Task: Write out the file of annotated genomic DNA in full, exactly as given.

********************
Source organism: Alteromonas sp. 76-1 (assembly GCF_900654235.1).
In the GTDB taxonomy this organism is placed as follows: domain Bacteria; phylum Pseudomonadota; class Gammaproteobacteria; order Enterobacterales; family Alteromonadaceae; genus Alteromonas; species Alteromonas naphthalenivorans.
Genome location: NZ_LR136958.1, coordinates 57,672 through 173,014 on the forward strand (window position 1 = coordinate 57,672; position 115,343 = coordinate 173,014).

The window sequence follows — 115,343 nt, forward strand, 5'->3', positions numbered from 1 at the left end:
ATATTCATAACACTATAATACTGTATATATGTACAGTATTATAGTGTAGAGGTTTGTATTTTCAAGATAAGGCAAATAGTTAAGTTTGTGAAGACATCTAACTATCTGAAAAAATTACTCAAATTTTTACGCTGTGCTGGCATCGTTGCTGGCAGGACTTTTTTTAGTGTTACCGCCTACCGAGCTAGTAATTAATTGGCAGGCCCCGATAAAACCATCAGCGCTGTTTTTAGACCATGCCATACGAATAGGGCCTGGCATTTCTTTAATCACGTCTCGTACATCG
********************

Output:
Source organism: Alteromonas sp. 76-1 (assembly GCF_900654235.1).
In the GTDB taxonomy this organism is placed as follows: domain Bacteria; phylum Pseudomonadota; class Gammaproteobacteria; order Enterobacterales; family Alteromonadaceae; genus Alteromonas; species Alteromonas naphthalenivorans.
Genome location: NZ_LR136958.1, coordinates 57,672 through 173,014 on the forward strand (window position 1 = coordinate 57,672; position 115,343 = coordinate 173,014).

The window sequence follows — 115,343 nt, forward strand, 5'->3', positions numbered from 1 at the left end:
ATATTCATAACACTATAATACTGTATATATGTACAGTATTATAGTGTAGAGGTTTGTATTTTCAAGATAAGGCAAATAGTTAAGTTTGTGAAGACATCTAACTATCTGAAAAAATTACTCAAATTTTTACGCTGTGCTGGCATCGTTGCTGGCAGGACTTTTTTTAGTGTTACCGCCTACCGAGCTAGTAATTAATTGGCAGGCCCCGATAAAACCATCAGCGCTGTTTTTAGACCATGCCATACGAATAGGGCCTGGCATTTCTTTAATCACGTCTCGTACATCG